Quantifying the Influence of Stand Spatial Structure and Species Composition on Forest Growth and Regeneration Patterns
NSRC researchers examined effects of forest thinning treatments on forest stand and individual-tree growth and on changes in forest structure. Researchers also assessed how distance from forwarder (machinery that carries logs) trails influences individual-tree growth. They used measurements from six spruce-fir study locations across northern Maine that were not thinned until the study was initiated ten years ago. Thinning treatments included a non-thinned control and combinations of thinning method (low, dominant, or crown) and level of relative tree density reduction (33% or 50%). Researchers mapped tree stems and measured tree diameters annually for ten post-treatment years.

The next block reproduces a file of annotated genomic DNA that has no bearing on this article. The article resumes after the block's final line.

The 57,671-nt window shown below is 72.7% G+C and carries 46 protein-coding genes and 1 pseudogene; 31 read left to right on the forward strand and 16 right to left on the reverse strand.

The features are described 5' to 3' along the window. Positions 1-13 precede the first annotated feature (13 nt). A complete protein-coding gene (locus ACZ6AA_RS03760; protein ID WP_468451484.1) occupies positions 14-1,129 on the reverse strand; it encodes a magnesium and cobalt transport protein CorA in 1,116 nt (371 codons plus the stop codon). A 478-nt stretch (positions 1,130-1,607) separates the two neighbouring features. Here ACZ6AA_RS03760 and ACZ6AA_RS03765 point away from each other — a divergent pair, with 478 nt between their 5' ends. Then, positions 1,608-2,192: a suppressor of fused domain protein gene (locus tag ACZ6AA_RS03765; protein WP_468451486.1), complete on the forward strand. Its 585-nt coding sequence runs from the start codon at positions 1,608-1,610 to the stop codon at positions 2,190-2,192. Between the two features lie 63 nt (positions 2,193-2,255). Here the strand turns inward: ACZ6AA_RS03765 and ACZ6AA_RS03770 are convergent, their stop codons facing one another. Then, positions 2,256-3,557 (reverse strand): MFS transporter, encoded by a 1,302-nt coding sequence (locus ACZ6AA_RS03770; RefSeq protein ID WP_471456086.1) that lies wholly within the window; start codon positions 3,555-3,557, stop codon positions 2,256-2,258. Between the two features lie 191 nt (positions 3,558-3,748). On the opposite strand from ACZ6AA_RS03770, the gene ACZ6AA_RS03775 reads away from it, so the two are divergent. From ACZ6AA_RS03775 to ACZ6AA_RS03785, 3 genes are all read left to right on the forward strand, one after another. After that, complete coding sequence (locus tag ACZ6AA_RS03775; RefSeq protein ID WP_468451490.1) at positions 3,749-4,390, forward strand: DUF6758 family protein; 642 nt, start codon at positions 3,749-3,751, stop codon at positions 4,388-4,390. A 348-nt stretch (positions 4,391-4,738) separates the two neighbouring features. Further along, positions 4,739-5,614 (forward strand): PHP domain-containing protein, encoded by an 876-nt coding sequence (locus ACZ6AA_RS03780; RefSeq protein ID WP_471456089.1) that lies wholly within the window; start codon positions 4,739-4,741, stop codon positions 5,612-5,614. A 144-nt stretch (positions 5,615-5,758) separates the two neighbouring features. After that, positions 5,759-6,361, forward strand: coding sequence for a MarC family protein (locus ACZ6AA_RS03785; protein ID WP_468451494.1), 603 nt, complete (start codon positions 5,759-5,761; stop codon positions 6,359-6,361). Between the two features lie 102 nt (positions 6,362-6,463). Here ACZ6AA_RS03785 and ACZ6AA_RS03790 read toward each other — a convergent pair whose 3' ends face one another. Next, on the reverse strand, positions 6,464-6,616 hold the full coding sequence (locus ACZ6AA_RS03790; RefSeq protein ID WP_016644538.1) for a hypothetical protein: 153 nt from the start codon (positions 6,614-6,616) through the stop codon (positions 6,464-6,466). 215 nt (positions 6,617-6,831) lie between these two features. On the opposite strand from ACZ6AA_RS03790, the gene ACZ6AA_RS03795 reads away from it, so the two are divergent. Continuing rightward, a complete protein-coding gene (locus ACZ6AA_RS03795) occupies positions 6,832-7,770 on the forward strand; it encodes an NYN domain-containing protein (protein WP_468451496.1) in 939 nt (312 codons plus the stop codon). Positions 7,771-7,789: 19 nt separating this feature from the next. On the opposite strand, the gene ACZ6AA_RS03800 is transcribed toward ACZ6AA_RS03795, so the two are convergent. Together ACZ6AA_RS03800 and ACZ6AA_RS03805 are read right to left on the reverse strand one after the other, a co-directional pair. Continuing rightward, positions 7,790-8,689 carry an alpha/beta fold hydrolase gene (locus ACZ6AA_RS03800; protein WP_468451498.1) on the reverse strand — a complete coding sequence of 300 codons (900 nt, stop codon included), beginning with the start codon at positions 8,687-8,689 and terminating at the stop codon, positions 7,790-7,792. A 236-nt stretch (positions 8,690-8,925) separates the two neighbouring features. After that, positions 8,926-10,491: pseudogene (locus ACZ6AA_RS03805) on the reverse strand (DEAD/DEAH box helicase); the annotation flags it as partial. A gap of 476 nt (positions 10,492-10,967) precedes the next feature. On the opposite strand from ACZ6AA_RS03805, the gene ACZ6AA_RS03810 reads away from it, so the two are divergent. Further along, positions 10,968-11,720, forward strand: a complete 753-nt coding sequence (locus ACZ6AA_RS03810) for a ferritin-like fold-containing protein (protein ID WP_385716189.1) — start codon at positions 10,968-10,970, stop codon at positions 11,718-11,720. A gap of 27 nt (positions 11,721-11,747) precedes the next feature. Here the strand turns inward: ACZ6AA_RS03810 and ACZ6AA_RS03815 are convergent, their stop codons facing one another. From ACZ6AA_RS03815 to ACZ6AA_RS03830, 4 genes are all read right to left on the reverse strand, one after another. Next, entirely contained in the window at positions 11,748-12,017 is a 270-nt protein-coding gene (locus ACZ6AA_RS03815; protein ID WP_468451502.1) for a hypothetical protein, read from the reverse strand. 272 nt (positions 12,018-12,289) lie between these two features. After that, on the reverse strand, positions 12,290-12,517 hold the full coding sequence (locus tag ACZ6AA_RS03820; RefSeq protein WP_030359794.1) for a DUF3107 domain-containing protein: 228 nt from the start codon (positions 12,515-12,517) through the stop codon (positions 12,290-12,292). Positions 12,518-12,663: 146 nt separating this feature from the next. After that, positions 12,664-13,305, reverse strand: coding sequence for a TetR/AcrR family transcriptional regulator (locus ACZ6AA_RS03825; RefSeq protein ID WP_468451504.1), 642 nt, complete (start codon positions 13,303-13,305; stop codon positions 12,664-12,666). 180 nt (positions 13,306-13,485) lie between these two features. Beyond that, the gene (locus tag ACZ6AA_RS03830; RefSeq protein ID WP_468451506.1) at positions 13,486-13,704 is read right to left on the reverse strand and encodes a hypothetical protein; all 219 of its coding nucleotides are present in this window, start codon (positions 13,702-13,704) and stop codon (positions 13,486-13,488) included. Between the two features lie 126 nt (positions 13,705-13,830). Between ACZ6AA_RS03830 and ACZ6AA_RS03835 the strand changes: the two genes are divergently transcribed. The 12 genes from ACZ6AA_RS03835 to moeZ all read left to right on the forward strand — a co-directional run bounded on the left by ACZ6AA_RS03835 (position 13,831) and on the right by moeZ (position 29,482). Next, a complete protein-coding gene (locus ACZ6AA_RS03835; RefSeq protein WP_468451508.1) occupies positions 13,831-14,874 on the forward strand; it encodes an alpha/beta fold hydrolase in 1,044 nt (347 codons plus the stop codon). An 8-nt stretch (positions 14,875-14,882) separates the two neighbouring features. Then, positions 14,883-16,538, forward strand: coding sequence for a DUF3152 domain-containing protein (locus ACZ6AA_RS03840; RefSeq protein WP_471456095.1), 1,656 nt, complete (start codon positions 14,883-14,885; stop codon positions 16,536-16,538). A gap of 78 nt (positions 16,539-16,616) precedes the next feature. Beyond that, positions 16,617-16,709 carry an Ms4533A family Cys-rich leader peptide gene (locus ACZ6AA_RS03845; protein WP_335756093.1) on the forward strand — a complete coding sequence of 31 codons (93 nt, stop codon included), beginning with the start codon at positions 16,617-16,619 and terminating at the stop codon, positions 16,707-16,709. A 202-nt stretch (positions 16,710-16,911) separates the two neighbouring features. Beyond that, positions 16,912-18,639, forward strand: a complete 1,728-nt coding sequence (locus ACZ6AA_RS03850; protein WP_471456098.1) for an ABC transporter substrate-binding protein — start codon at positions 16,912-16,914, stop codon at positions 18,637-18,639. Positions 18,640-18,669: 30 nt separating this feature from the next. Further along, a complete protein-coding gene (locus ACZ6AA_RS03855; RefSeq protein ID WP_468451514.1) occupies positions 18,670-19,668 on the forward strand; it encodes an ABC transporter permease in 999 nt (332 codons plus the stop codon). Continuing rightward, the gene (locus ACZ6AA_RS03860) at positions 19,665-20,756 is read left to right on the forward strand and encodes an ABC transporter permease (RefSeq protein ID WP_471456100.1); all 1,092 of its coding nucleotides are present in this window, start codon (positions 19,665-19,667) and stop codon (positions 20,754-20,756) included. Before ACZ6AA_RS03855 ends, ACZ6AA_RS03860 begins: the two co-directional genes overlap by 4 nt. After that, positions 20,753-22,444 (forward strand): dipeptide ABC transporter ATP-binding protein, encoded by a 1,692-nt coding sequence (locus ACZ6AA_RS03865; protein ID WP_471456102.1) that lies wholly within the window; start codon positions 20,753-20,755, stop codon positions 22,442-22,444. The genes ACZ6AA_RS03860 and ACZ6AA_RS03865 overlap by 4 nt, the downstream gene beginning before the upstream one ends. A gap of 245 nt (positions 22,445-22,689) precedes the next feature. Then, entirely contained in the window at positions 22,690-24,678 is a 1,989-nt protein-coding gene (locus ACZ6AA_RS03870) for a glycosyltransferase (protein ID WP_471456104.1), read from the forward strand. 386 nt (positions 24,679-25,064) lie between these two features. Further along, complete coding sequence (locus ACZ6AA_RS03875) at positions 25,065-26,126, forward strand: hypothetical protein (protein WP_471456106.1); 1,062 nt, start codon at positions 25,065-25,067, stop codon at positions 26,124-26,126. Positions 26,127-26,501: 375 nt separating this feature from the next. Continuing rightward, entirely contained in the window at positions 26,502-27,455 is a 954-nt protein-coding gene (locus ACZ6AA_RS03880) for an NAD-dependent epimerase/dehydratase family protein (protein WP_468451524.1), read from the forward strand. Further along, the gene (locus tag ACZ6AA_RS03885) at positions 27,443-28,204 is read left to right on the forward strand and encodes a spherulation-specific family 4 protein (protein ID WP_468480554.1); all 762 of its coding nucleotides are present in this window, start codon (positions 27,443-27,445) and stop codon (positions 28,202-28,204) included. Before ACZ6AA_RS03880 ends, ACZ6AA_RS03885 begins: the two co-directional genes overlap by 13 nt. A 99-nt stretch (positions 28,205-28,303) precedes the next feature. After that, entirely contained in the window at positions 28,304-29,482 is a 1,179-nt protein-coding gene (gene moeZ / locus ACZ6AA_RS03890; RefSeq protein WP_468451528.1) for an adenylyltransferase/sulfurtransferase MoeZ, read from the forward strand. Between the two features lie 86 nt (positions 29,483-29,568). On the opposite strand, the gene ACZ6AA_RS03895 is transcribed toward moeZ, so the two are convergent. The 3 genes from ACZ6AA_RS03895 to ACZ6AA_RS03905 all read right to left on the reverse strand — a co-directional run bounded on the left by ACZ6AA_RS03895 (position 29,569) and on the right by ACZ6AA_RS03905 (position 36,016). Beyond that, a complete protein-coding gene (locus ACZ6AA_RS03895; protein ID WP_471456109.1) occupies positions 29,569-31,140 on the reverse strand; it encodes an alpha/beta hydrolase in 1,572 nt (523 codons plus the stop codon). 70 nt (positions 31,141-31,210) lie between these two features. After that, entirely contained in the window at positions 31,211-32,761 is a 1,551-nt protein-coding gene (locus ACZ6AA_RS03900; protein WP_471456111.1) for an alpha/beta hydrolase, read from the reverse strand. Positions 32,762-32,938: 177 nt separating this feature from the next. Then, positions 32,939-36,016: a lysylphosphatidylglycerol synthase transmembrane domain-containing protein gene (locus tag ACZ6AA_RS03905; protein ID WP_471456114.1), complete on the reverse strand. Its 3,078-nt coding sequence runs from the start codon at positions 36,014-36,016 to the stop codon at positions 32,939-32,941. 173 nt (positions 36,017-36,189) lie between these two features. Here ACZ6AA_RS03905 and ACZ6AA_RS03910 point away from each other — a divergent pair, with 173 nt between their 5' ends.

Post-treatment tree mortality over the 10 years was especially high in the crown and dominant thinning treatments (36-62%). Dead trees were mostly smaller in comparison to live residual trees. Medium-aged suppressed and intermediate balsam fir and red spruce trees released in the dominant thinning treatments proved to be highly responsive to newly available growing space. This finding seems to justify harvest of the largest trees and release of lower canopy trees to promote their development in this forest ecosystem. Forwarder trails increased growth of individual trees up to a trail distance of approximately five meters from the trees.
Although high numbers of trees died in some of the thinned stands, tree growth rates in the low thinning treatments remained at relatively high levels throughout the study period. This suggests there is plenty of ongoing productivity potential in stands that were significantly less structurally modified by thinning. Commercial thinning can substantially alter within-stand dynamics and these alterations may vary with thinning method and intensity.